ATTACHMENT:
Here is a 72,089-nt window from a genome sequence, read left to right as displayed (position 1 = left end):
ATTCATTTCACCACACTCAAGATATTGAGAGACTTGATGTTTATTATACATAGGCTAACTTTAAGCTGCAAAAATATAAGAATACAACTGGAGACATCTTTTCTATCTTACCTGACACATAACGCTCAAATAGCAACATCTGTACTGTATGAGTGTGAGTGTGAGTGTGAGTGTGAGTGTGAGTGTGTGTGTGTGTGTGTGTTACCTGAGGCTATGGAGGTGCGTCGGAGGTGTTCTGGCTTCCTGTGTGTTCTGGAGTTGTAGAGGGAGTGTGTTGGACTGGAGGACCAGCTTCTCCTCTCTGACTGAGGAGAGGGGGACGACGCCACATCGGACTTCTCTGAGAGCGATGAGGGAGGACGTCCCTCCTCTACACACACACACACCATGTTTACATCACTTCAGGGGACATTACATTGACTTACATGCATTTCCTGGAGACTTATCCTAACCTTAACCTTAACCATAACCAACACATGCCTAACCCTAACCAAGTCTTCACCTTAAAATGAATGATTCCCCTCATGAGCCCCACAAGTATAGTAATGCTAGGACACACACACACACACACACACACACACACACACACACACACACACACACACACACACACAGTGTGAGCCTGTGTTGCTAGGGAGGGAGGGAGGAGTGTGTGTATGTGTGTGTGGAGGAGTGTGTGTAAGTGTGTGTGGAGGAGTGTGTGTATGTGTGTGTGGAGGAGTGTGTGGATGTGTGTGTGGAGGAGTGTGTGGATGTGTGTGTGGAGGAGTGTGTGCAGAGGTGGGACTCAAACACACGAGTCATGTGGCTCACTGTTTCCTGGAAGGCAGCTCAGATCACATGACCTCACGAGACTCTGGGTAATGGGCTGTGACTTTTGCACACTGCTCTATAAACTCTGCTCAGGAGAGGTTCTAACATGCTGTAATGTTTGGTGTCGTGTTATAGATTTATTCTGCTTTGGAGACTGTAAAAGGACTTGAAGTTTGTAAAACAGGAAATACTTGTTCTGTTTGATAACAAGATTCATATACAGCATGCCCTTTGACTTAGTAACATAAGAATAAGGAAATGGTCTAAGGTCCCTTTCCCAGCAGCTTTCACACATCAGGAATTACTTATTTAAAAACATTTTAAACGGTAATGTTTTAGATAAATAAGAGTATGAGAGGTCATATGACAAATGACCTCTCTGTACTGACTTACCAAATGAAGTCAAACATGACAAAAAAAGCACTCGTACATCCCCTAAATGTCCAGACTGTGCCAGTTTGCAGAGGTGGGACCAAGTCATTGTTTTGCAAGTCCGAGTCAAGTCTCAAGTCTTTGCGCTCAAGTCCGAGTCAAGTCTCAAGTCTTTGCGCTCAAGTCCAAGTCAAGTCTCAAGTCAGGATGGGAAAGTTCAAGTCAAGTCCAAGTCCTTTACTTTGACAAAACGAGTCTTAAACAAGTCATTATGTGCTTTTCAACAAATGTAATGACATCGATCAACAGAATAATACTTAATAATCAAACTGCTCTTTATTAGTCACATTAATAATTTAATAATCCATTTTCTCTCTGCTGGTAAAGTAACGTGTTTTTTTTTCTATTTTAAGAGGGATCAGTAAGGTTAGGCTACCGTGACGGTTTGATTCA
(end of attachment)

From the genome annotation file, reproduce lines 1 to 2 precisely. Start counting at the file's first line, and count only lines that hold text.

Here is a 72,089-nt window from a genome sequence, read left to right as displayed (position 1 = left end):
ATTCATTTCACCACACTCAAGATATTGAGAGACTTGATGTTTATTATACATAGGCTAACTTTAAGCTGCAAAAATATAAGAATACAACTGGAGACATCTTTTCTATCTTACCTGACACATAACGCTCAAATAGCAACATCTGTACTGTATGAGTGTGAGTGTGAGTGTGAGTGTGAGTGTGAGTGTGTGTGTGTGTGTGTGTTACCTGAGGCTATGGAGGTGCGTCGGAGGTGTTCTGGCTTCCTGTGTGTTCTGGAGTTGTAGAGGGAGTGTGTTGGACTGGAGGACCAGCTTCTCCTCTCTGACTGAGGAGAGGGGGACGACGCCACATCGGACTTCTCTGAGAGCGATGAGGGAGGACGTCCCTCCTCTACACACACACACACCATGTTTACATCACTTCAGGGGACATTACATTGACTTACATGCATTTCCTGGAGACTTATCCTAACCTTAACCTTAACCATAACCAACACATGCCTAACCCTAACCAAGTCTTCACCTTAAAATGAATGATTCCCCTCATGAGCCCCACAAGTATAGTAATGCTAGGACACACACACACACACACACACACACACACACACACACACACACACACACACACACACACAGTGTGAGCCTGTGTTGCTAGGGAGGGAGGGAGGAGTGTGTGTATGTGTGTGTGGAGGAGTGTGTGTAAGTGTGTGTGGAGGAGTGTGTGTATGTGTGTGTGGAGGAGTGTGTGGATGTGTGTGTGGAGGAGTGTGTGGATGTGTGTGTGGAGGAGTGTGTGCAGAGGTGGGACTCAAACACACGAGTCATGTGGCTCACTGTTTCCTGGAAGGCAGCTCAGATCACATGACCTCACGAGACTCTGGGTAATGGGCTGTGACTTTTGCACACTGCTCTATAAACTCTGCTCAGGAGAGGTTCTAACATGCTGTAATGTTTGGTGTCGTGTTATAGATTTATTCTGCTTTGGAGACTGTAAAAGGACTTGAAGTTTGTAAAACAGGAAATACTTGTTCTGTTTGATAACAAGATTCATATACAGCATGCCCTTTGACTTAGTAACATAAGAATAAGGAAATGGTCTAAGGTCCCTTTCCCAGCAGCTTTCACACATCAGGAATTACTTATTTAAAAACATTTTAAACGGTAATGTTTTAGATAAATAAGAGTATGAGAGGTCATATGACAAATGACCTCTCTGTACTGACTTACCAAATGAAGTCAAACATGACAAAAAAAGCACTCGTACATCCCCTAAATGTCCAGACTGTGCCAGTTTGCAGAGGTGGGACCAAGTCATTGTTTTGCAAGTCCGAGTCAAGTCTCAAGTCTTTGCGCTCAAGTCCGAGTCAAGTCTCAAGTCTTTGCGCTCAAGTCCAAGTCAAGTCTCAAGTCAGGATGGGAAAGTTCAAGTCAAGTCCAAGTCCTTTACTTTGACAAAACGAGTCTTAAACAAGTCATTATGTGCTTTTCAACAAATGTAATGACATCGATCAACAGAATAATACTTAATAATCAAACTGCTCTTTATTAGTCACATTAATAATTTAATAATCCATTTTCTCTCTGCTGGTAAAGTAACGTGTTTTTTTTTCTATTTTAAGAGGGATCAGTAAGGTTAGGCTACCGTGACGGTTTGATTCA